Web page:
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If we have a polynomial function, such that one of its coefficients are not an integer, is it possible that for all natural numbers (0 exclusive) it will return a natural number? Please provide example or disproof.

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Yes. Examples include $\frac{x(x+1)}{2}$.

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  • $\begingroup$ Nice. Even $\frac{1}{n} \prod_{0 \le k \le n - 1} (x + k)$ works, which shows there are such polynomials for all degrees $\ge 2$ $\endgroup$ – vonbrand Feb 12 '13 at 2:42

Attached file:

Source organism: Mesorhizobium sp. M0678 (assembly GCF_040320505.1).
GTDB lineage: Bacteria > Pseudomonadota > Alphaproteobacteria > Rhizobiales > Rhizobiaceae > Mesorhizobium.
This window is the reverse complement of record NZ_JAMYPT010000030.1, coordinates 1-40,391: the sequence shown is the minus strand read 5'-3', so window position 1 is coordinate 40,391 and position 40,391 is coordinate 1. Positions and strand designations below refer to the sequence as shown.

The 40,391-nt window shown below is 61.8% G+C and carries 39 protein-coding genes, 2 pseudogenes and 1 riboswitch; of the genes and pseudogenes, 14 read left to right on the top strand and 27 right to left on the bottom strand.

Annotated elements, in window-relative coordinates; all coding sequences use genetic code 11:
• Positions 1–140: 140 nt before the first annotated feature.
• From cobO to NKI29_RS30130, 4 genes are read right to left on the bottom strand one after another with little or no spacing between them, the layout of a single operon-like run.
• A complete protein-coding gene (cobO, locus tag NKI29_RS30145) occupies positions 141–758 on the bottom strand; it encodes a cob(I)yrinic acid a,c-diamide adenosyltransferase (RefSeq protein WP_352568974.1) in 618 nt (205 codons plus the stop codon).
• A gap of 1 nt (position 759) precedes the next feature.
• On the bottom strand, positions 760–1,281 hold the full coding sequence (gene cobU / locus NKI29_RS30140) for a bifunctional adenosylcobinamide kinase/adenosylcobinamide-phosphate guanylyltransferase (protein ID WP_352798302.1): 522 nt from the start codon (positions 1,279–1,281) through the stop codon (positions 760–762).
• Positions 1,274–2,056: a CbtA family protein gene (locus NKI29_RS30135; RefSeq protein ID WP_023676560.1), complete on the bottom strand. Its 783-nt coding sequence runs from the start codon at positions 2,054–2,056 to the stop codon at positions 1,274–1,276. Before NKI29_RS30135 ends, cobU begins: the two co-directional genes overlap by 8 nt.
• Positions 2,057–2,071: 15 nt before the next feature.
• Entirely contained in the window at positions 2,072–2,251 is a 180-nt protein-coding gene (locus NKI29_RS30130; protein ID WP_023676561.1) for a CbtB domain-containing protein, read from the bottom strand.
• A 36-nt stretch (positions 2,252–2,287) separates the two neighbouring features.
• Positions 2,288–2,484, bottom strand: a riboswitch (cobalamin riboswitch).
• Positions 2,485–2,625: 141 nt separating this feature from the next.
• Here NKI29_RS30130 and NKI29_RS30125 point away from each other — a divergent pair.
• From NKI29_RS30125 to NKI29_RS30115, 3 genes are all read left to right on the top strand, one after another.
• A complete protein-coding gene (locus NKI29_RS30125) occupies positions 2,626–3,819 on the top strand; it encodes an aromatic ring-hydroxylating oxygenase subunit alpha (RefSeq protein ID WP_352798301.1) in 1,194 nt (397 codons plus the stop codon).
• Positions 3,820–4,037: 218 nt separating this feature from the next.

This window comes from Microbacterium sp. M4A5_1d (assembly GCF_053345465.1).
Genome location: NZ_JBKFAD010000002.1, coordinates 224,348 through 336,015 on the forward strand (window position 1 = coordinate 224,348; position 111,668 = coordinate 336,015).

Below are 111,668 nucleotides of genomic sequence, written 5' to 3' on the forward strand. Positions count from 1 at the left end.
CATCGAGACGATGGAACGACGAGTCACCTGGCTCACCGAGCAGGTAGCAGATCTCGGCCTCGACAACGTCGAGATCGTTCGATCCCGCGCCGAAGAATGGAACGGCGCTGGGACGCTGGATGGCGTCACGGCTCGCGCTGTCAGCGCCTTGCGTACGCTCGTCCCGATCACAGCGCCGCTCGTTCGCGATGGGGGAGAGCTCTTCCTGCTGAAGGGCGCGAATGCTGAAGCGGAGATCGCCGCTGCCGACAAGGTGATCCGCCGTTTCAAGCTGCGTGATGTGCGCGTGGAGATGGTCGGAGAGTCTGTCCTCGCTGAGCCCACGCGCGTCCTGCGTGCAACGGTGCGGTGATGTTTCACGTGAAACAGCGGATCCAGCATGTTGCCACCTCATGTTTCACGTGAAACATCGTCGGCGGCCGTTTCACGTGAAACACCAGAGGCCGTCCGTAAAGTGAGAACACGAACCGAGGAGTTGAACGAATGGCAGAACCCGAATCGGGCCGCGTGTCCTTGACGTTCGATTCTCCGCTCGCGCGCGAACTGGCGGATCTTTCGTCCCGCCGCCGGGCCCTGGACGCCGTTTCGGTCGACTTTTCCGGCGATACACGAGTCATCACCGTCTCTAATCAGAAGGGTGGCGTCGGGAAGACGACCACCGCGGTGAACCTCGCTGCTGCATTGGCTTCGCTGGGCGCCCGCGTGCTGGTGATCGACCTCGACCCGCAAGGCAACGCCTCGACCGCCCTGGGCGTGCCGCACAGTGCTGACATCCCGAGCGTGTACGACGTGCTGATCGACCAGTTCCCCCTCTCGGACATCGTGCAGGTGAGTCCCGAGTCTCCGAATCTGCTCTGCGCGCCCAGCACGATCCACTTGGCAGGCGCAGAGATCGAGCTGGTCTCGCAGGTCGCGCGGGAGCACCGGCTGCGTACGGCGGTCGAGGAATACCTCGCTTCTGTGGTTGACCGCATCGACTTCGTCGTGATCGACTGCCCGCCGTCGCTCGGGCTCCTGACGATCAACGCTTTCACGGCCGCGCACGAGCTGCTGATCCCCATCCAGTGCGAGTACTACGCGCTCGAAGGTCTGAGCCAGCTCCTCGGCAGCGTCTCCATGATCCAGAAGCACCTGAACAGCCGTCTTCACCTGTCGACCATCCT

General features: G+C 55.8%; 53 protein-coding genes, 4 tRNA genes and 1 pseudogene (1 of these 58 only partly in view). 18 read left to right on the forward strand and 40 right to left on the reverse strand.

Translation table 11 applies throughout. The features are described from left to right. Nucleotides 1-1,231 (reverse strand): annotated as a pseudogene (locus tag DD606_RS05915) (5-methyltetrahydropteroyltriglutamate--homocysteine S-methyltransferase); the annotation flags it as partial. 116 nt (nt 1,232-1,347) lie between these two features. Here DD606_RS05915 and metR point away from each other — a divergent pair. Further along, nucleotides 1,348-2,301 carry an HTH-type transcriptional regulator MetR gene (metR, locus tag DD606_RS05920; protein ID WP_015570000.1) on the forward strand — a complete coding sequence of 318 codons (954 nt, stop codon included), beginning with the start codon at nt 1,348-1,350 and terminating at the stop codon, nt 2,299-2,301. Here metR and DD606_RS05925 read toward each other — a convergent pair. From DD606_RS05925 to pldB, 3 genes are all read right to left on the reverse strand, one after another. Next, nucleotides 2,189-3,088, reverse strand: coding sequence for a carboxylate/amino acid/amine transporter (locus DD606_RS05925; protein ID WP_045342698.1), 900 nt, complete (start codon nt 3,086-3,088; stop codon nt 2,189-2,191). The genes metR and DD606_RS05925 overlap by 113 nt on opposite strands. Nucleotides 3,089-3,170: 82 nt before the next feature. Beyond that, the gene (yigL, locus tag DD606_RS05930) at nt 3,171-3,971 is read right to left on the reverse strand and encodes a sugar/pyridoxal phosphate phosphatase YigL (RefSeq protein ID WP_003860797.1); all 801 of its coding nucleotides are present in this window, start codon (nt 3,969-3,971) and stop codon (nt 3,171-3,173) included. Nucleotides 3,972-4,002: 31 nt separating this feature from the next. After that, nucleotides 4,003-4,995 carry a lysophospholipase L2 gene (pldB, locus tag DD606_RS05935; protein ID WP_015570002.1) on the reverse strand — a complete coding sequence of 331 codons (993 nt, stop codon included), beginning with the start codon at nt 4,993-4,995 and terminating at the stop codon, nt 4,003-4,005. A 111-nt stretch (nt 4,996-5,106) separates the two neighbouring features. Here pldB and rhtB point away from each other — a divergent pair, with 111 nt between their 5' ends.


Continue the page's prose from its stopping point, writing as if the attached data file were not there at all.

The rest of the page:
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Since the tag says "number theory," the following is an interesting class of examples: $$P(x)=\frac{x^p-x}{p},$$ where $p$ is any prime. The fact that this is integer-valued for every integer $x$ is Fermat's (little) Theorem.

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If exactly one coefficient is not an integer, then of course what you are asking for is impossible. The integer-valued polynomials of an integer variable are precisely the integer linear combinations of the binomial coefficients, $$\sum a_j{x\choose j}$$ I don't know what conditions on the coefficients will guarantee natural outputs on natural inputs. Certainly it's necessary (but not sufficient) that the leading coefficient be positive.

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